Private equity funds provide returns on investment (ROI) that generally exceed those available in the public equity markets, making them attractive as an inflation hedge in the medium to long term. Private equity funds are not publicly traded and are only available to high-net-worth investors, appealingly mostly to institutional investors. For those clients, however, the benefits of private equity can be considerable.

High ROI offers good inflation hedgeOnly accessible to high-net-worth individuals and institutional investors


A broad term that covers any item that has intrinsic value. Commodities include agricultural and other food products, minerals, energy-related products, and precious metals.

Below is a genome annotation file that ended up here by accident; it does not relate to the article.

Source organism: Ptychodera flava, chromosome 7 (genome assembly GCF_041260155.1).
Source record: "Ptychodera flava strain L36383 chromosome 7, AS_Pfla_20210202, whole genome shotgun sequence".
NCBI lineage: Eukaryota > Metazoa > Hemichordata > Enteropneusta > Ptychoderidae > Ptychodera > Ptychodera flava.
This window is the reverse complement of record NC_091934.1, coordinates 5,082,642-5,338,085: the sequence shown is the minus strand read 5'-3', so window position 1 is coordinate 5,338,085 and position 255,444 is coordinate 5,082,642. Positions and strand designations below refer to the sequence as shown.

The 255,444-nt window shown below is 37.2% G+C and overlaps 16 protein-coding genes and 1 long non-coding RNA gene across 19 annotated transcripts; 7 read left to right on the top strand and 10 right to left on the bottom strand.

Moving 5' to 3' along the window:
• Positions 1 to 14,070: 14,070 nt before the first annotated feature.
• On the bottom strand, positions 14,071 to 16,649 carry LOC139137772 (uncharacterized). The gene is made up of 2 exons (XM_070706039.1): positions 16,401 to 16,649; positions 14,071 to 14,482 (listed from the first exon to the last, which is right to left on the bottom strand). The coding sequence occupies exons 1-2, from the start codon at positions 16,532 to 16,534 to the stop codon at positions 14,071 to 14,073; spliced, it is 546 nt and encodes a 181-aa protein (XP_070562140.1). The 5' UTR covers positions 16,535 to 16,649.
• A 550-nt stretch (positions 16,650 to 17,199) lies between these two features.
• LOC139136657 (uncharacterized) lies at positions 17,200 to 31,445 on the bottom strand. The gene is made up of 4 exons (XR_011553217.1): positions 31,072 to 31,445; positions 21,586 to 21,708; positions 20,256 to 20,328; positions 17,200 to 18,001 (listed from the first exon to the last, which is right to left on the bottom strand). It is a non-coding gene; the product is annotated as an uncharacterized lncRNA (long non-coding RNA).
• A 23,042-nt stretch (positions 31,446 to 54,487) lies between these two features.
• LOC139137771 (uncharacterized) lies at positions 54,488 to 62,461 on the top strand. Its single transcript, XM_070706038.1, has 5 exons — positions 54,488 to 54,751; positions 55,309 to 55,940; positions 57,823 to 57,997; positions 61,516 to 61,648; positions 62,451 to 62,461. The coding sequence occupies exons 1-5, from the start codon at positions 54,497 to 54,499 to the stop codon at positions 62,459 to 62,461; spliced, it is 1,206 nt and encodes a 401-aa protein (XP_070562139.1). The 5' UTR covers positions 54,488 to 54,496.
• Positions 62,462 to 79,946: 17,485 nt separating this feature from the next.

However, like stocks, investing in commodities is not without risk; the price of any commodity may rise and fall, depending on natural disasters, politics, or other unforeseeable events – such as wars and pandemics. 

They are subject to the laws of supply and demand. You can see this clearly with the Russian invasion of Ukraine, where supplies of grain and oil have been seriously impacted.

Have intrinsic value
Demand should be reliable
Subject to law of supply and demand
Not risk free

Real Estate

Whether referring to one’s own home, or to commercial real estate (both residential and industrial), real estate has proven over time to be one of the most effective inflation-proof investments out there. 

As an asset class, real estate has little correlation with stocks and bonds, often moving in the opposite direction. However, real estate values increase reliably over time, often outstripping other investments. As a long-term investment, home ownership cannot be beaten. 

Yet, many people will not regard their own home in the same light as other investments. This is because it is the place where they live and not something they aim to sell.